Speech by Minister of Transport Sibusiso Ndebele at the official launch of the BRT / Rea Vaya System

Sunday, August 30, 2009

Programme Director - City of Johannesburg MMC Rehana Moosajee;
Minister of Higher Education - Mr. Blade Nzimande;
Deputy Minister of Transport - Mr. Jeremy Cronin;
Premier of Gauteng - the Honourable Ms. Nomvula Mokonyane;
Gauteng MEC for Roads and Transport - the Honourable Mr. Bheki Nkosi;
Executive Mayor of Johannesburg - Your Worship Cllr. Amos
Members of the Provincial Legislature;
Other Mayors and Councillors Present;
Other Members of the Transport Family;
Members of the Media;
Distinguished Guests,

The Bus Rapid Transit (BRT) system we are launching today is not just about public transport! The Bus Rapid Transit system is not just about buses! Indeed, the Bus Rapid Transit system is not merely about taxis or government!

Ladies and Gentlemen, BRT is about the commuter. From today, we will live the BRT's driving philosophy, which is based on the dictum of the commuter being King and Queen.

Only 7 million, out of approximately 50 million, people in our country have access to their own motor vehicles. The other 43 million people depend upon public transport. Democracy is not only about the right to vote; it also about the freedom of movement.

This new commuter-focused service will, therefore, not only be affordable; this commuter-focused service must not only be reliable and regular; this service must not only be efficient and effective; but it must give all the people of this country peace of mind.

Waking up to go to work is a challenge on its own. In 2009, our public transport system must never add to that burden. Like in all 21st century societies, going to work must not be a life-threatening and nail-biting exercise. We are here today because we are not paralysed by the challenges that confront us.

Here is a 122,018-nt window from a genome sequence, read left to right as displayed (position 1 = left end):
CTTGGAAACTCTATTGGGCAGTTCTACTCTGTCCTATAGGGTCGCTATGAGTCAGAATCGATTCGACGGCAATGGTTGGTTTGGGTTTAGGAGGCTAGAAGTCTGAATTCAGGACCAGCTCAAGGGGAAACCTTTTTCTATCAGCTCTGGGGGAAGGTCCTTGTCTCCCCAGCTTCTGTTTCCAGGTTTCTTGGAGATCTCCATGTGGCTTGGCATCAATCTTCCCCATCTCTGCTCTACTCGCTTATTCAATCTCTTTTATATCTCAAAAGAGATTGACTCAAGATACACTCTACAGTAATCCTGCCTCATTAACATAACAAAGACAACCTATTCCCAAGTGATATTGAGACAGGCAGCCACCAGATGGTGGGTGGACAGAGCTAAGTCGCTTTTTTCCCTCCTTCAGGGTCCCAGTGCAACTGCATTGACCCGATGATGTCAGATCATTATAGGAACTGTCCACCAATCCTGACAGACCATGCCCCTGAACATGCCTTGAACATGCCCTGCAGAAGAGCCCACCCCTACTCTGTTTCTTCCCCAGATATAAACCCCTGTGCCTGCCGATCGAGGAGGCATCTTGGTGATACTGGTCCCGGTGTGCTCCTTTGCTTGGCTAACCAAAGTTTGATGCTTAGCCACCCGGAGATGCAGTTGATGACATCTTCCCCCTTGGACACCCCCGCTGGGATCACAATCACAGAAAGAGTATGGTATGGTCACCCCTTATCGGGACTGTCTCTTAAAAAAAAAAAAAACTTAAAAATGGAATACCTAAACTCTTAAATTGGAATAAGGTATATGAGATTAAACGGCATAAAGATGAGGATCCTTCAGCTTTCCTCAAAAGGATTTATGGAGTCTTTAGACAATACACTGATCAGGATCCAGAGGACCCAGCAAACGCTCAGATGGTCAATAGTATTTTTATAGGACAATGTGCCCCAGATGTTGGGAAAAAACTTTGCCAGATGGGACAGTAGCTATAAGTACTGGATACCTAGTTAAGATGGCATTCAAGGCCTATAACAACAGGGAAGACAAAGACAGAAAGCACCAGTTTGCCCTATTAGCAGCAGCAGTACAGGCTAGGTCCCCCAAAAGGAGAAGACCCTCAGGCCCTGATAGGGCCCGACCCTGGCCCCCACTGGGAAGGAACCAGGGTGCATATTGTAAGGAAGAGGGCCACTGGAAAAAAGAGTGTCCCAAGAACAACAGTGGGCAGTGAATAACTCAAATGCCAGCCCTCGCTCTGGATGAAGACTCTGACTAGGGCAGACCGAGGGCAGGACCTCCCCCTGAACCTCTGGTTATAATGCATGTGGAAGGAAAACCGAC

We can do something about them. We are doing something about them. Today, we are involved in efforts to bring to this nation a collective peace of mind.

Peace of mind is assured when, even, as dusk falls, a mother is assured of safe and affordable travel back home. Peace of mind is when a party ends in Soweto, a teenager from Sandton is assured of a safe, affordable transit back home. Peace of mind is experienced when a worker's shift ends at midnight, she is assured of a state-sponsored public transport system that is reliable, safe and affordable.

We experience collective peace of mind when, as day dawns, workers are assured of arriving at work on time. Peace of mind is experienced when workers can move, without stress, around the city performing their jobs.

Public transport is no longer a luxury. Public transport is a necessity. Without public transport, a country wallows in underdevelopment, a country settles in economic degeneration.

An effective and efficient public transport system is a key requirement for economic growth and remains a key prerequisite for the movement of people. The right to travel, and move about, cannot be restricted by the absence of adequate transportation.

Today, therefore, we start a special journey. Today, we take a step towards improving the quality of life for all our people.


Among others, the BRT system consists of 90-seater capacity trunk buses and 32-seater feeder buses, which will bring people from outer areas to the trunk routes. Over time, Rea Vaya will cover more than 300 kilometres of trunk routes, across the city, and is expected to transport 430 000 passengers daily.

Over time, business professionals and companies will also use the system and help us move private vehicles out of our congested roads. In readiness for the 2010 FIFA World Cup, BRT will provide cities with a fast, comfortable and low-cost urban transport system.